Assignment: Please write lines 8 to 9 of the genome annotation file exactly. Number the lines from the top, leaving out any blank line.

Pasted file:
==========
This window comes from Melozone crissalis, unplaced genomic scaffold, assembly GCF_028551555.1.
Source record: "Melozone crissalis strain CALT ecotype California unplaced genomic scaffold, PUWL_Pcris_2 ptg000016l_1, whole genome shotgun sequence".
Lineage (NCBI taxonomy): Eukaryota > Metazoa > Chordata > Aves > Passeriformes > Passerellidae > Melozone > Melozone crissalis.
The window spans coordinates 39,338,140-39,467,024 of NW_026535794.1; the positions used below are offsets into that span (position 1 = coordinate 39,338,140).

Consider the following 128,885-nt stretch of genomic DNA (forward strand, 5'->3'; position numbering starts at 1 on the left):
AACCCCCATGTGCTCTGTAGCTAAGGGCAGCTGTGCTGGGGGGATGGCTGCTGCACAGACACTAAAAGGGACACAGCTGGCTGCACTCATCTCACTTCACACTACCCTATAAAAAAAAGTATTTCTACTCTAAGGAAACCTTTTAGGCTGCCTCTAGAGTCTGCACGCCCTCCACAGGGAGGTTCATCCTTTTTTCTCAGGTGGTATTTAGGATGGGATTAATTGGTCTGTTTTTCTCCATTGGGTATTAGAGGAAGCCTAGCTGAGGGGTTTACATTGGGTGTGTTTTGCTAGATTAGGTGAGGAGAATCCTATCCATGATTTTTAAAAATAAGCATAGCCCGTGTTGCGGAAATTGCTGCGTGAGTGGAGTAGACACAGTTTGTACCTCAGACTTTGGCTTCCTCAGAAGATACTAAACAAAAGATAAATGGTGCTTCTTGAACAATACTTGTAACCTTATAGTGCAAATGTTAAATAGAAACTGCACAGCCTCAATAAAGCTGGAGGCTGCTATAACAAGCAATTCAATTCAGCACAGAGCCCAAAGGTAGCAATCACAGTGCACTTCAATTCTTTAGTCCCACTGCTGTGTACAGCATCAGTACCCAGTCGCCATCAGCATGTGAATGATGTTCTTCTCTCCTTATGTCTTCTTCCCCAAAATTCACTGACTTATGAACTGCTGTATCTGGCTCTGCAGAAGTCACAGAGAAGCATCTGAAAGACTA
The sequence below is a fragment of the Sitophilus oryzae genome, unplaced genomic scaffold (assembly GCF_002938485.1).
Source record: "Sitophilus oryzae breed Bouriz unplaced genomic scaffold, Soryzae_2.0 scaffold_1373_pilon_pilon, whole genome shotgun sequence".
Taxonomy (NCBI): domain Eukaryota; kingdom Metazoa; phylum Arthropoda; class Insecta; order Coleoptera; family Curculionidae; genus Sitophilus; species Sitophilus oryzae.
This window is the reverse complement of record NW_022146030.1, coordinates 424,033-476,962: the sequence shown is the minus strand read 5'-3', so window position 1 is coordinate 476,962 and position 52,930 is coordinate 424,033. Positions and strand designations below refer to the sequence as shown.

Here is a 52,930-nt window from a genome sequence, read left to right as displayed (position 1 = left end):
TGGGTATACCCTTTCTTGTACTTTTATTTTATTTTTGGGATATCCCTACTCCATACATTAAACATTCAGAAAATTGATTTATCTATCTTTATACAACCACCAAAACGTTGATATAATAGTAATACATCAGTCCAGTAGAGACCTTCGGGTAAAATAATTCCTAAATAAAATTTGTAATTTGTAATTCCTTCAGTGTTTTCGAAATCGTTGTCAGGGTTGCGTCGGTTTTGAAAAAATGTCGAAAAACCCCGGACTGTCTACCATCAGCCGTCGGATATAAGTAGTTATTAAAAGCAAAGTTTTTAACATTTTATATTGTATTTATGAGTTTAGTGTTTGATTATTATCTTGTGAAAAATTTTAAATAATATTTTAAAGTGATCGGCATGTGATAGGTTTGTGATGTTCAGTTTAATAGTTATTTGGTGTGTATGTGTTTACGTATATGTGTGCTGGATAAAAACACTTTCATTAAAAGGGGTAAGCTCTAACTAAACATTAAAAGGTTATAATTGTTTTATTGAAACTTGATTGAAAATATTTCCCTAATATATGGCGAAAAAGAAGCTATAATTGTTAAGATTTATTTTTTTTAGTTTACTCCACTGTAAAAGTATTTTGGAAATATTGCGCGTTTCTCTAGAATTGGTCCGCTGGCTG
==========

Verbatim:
Source record: "Sitophilus oryzae breed Bouriz unplaced genomic scaffold, Soryzae_2.0 scaffold_1373_pilon_pilon, whole genome shotgun sequence".
Taxonomy (NCBI): domain Eukaryota; kingdom Metazoa; phylum Arthropoda; class Insecta; order Coleoptera; family Curculionidae; genus Sitophilus; species Sitophilus oryzae.